The problem is that the country began to grow at an average annual rate of 4% during the past decade. “They didn’t enact any plan for making fundamental changes in the country’s infrastructure; they only undertook small projects involving maintenance,” notes Monteiro. More fundamental investments in infrastructure were not enacted and bottlenecks continued to slow down development until the arrival of President Lula in 2007. After Lula made Dilma Rousseff his Chief of Staff, she enacted the first PAC.

Anita Kon, professor of economics at the Pontifical Catholic University of São Paulo (USP), notes that the delays have had important repercussions on the country’s competitiveness, especially internationally. That’s because “it raises production costs for Brazil companies to the point where they have to bear significant additional costs for distribution and marketing, which are also known as the ‘Brazil cost.’”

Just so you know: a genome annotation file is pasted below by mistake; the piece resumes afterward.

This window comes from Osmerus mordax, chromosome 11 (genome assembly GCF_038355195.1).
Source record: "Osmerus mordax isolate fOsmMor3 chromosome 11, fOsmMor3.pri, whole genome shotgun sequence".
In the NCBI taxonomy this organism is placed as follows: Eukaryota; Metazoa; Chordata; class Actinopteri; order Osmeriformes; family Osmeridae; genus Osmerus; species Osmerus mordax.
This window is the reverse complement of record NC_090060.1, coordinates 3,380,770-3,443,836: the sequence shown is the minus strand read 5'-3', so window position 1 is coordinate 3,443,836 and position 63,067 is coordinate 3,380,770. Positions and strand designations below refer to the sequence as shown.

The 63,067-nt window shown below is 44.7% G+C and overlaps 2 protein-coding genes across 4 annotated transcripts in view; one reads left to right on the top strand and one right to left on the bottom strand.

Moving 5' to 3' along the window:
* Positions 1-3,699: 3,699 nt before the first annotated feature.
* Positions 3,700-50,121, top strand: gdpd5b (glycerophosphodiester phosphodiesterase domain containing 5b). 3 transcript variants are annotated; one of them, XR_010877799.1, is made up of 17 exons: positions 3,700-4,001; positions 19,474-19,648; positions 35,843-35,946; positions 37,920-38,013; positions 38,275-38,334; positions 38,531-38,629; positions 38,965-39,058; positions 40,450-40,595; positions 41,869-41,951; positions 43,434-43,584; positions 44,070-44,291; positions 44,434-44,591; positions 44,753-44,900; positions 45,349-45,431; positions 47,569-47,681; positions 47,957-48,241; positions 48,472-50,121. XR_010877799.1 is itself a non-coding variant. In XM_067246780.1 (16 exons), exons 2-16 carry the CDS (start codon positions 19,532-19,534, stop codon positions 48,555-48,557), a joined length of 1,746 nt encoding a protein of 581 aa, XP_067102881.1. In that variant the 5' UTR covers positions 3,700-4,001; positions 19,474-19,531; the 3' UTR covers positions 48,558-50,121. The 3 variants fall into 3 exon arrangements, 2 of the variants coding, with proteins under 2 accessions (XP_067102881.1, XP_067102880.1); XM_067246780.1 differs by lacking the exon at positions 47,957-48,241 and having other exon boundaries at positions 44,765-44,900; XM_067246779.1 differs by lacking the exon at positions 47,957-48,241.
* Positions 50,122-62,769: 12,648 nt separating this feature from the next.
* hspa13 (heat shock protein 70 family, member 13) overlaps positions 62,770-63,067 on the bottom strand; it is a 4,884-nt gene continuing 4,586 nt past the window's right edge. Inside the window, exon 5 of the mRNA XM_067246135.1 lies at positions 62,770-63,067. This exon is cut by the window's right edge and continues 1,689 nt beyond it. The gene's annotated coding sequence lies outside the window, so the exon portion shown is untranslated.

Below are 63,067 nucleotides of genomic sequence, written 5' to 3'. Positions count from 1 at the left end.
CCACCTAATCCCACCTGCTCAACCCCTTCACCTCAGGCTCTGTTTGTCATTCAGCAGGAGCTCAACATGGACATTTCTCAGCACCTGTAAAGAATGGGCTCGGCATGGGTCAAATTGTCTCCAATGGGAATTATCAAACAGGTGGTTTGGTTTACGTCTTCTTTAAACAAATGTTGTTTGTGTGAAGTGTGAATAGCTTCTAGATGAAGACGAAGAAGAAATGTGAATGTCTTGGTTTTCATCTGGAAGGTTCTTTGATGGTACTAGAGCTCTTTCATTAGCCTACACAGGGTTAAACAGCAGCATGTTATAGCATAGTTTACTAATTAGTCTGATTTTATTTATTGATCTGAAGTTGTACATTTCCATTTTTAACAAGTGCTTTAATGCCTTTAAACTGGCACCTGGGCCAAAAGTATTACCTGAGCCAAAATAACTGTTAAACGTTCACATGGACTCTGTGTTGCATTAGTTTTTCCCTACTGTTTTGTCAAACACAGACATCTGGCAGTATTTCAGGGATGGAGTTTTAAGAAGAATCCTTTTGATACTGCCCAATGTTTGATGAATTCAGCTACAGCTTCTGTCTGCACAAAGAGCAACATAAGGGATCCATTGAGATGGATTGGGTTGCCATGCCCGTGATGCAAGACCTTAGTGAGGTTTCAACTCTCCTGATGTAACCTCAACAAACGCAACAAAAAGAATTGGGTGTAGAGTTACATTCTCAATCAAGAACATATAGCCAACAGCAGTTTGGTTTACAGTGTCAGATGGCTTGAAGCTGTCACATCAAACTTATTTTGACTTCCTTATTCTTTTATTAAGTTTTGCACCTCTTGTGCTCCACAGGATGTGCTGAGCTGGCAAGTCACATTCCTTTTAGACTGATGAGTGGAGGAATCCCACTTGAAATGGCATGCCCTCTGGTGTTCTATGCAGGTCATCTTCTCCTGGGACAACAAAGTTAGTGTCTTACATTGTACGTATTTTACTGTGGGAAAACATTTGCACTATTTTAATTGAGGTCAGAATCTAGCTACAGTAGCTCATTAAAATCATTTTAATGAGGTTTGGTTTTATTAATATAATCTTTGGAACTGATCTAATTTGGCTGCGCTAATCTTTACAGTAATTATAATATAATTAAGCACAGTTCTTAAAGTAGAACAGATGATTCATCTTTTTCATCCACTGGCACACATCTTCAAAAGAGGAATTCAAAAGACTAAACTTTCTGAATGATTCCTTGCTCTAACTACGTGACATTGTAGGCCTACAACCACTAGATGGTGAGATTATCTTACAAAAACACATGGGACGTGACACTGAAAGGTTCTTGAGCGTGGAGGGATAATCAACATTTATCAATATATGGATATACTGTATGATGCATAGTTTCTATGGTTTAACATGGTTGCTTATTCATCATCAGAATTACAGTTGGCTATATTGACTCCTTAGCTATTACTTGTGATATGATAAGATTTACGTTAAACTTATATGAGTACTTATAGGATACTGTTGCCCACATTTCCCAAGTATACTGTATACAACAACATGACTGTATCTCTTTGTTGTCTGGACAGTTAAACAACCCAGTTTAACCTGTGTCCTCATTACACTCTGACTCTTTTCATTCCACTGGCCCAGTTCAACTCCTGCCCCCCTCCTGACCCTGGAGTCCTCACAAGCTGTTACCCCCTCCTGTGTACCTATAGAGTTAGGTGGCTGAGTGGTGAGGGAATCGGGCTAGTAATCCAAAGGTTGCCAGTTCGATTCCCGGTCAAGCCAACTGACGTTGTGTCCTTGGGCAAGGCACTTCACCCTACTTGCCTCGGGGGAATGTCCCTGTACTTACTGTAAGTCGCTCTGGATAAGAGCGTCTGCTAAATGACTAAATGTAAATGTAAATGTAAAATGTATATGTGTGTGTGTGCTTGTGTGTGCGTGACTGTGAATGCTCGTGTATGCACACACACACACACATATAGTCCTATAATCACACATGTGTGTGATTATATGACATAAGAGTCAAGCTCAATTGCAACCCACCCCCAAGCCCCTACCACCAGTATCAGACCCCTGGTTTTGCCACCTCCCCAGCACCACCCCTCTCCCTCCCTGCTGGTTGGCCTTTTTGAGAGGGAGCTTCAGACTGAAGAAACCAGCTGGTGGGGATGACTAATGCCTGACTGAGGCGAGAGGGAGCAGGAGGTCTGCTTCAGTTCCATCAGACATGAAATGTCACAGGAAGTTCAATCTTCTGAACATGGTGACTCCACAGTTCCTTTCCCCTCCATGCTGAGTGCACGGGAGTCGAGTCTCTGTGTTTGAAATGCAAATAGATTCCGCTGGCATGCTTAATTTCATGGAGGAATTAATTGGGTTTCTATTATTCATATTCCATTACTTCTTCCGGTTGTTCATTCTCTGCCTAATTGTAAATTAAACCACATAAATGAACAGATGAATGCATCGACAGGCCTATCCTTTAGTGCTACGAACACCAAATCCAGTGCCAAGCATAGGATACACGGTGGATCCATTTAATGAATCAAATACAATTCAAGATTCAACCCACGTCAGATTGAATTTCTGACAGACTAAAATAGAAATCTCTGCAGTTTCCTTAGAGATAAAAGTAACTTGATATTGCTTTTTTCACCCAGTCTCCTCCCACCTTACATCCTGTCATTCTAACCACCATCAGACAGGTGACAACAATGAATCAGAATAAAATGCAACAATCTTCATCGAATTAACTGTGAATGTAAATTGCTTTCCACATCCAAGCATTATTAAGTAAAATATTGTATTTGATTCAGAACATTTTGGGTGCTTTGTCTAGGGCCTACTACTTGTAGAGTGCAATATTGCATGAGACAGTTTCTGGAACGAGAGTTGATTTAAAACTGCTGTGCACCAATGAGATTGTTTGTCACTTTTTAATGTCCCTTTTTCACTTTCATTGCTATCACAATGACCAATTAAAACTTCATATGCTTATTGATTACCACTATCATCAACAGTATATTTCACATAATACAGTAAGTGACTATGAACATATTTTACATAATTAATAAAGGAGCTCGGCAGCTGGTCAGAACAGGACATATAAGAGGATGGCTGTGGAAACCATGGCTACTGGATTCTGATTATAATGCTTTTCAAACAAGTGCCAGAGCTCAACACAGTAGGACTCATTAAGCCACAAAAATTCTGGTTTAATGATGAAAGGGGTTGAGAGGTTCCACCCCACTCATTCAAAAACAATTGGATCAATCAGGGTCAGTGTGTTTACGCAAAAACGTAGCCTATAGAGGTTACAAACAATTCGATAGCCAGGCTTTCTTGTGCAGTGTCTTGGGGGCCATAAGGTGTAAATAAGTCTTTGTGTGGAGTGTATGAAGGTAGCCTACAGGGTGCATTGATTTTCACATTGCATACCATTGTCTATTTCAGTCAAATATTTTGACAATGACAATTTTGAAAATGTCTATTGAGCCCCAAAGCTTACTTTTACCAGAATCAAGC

Kon notes that in recent years, “in addressing these problems and the international financial crisis, the government’s macroeconomic measures have focused on an aggressive effort to make fiscal and credit measures more flexible [in 2011 and after], which made it even more difficult for governmental investments to reduce the blockages in the logistical infrastructure.” As a result, “the international competitiveness of [Brazilian] industry has been deeply affected by the so-called ‘Brazil cost,’ which has affected the country’s output in 2012.”